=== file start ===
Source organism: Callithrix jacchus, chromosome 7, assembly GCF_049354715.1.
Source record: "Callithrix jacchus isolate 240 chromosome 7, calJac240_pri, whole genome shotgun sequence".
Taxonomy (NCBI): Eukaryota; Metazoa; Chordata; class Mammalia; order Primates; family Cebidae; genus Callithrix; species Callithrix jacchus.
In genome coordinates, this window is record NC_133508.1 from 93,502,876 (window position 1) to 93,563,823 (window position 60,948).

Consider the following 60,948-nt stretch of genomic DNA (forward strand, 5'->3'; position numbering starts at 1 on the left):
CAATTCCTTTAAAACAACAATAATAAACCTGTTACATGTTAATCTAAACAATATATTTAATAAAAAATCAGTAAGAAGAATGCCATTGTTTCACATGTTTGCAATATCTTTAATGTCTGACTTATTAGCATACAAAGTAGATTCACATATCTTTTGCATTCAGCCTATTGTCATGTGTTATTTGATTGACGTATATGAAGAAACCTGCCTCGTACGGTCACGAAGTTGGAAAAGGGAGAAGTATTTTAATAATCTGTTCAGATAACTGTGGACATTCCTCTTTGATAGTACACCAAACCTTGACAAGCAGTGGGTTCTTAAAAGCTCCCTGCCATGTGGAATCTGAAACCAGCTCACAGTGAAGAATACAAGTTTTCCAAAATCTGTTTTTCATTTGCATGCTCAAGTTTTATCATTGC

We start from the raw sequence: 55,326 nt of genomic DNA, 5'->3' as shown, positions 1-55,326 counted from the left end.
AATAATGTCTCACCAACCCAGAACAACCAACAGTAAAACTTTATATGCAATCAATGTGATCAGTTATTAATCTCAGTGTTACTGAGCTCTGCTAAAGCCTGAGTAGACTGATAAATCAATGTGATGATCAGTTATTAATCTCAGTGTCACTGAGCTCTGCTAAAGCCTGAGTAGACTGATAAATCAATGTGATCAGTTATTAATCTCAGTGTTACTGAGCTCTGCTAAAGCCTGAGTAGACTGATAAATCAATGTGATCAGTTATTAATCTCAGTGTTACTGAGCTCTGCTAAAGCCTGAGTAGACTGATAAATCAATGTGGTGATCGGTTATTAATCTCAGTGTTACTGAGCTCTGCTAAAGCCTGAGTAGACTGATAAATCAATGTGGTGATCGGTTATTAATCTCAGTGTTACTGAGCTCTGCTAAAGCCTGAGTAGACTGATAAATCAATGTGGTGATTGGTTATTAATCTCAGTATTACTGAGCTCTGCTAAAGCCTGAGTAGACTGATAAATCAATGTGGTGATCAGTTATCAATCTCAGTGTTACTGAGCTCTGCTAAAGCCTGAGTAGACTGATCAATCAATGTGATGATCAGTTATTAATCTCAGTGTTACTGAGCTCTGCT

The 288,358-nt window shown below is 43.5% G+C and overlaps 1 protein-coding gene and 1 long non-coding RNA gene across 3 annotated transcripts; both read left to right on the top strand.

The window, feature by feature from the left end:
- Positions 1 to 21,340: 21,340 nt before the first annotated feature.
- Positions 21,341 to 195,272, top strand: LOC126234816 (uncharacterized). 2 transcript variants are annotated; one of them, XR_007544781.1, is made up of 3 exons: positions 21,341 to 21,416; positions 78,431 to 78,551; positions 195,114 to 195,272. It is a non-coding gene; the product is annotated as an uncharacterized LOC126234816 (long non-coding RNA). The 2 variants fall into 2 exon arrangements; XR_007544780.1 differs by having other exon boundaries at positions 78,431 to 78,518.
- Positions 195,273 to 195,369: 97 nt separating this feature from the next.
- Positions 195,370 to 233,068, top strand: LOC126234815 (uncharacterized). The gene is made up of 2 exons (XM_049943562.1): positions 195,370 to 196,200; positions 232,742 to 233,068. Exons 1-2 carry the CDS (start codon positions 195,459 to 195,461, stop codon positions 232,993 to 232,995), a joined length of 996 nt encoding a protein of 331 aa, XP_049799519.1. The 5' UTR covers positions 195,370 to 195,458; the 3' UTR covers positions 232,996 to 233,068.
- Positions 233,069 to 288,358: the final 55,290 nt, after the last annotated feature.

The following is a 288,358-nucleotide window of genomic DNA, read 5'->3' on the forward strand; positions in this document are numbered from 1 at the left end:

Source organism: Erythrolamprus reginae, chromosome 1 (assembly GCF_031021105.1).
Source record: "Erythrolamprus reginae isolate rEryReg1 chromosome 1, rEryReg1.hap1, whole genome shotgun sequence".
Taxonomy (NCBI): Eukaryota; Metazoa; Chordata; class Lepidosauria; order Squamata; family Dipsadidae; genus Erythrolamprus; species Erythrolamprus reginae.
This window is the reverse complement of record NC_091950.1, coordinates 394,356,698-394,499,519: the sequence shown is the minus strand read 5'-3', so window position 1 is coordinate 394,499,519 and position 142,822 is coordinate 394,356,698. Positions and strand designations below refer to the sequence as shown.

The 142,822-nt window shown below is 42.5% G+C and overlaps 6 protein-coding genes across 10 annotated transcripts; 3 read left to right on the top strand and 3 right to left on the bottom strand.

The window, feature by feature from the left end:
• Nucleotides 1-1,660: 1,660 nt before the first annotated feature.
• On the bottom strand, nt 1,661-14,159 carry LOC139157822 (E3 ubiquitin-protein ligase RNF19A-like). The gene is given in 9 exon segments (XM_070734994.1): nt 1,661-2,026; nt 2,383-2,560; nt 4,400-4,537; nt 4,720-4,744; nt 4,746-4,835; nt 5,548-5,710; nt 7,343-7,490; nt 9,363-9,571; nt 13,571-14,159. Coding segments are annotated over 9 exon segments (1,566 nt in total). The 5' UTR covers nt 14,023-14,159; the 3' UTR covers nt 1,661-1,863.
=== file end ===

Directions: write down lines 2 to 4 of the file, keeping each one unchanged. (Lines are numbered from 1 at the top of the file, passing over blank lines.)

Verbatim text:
Source record: "Callithrix jacchus isolate 240 chromosome 7, calJac240_pri, whole genome shotgun sequence".
Taxonomy (NCBI): Eukaryota; Metazoa; Chordata; class Mammalia; order Primates; family Cebidae; genus Callithrix; species Callithrix jacchus.
In genome coordinates, this window is record NC_133508.1 from 93,502,876 (window position 1) to 93,563,823 (window position 60,948).